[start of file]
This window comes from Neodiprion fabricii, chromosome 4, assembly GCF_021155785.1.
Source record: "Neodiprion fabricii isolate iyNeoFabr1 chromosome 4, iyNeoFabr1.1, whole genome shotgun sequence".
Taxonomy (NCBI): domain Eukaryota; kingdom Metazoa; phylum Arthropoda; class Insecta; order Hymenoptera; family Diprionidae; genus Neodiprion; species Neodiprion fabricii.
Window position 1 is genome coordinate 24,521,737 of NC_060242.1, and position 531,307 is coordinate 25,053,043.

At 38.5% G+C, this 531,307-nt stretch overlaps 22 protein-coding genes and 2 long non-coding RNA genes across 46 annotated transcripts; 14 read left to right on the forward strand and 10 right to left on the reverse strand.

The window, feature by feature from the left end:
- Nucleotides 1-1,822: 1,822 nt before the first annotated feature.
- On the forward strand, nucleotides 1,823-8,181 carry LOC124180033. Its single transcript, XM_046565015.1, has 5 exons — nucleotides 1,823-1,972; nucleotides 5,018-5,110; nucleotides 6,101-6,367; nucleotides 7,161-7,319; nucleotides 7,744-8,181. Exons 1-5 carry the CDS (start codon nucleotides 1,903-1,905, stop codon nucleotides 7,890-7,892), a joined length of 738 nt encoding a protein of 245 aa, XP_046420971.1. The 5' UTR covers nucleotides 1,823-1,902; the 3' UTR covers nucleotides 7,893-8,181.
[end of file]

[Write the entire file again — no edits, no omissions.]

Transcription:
This window comes from Neodiprion fabricii, chromosome 4, assembly GCF_021155785.1.
Source record: "Neodiprion fabricii isolate iyNeoFabr1 chromosome 4, iyNeoFabr1.1, whole genome shotgun sequence".
Taxonomy (NCBI): domain Eukaryota; kingdom Metazoa; phylum Arthropoda; class Insecta; order Hymenoptera; family Diprionidae; genus Neodiprion; species Neodiprion fabricii.
Window position 1 is genome coordinate 24,521,737 of NC_060242.1, and position 531,307 is coordinate 25,053,043.

At 38.5% G+C, this 531,307-nt stretch overlaps 22 protein-coding genes and 2 long non-coding RNA genes across 46 annotated transcripts; 14 read left to right on the forward strand and 10 right to left on the reverse strand.

The window, feature by feature from the left end:
- Nucleotides 1-1,822: 1,822 nt before the first annotated feature.
- On the forward strand, nucleotides 1,823-8,181 carry LOC124180033. Its single transcript, XM_046565015.1, has 5 exons — nucleotides 1,823-1,972; nucleotides 5,018-5,110; nucleotides 6,101-6,367; nucleotides 7,161-7,319; nucleotides 7,744-8,181. Exons 1-5 carry the CDS (start codon nucleotides 1,903-1,905, stop codon nucleotides 7,890-7,892), a joined length of 738 nt encoding a protein of 245 aa, XP_046420971.1. The 5' UTR covers nucleotides 1,823-1,902; the 3' UTR covers nucleotides 7,893-8,181.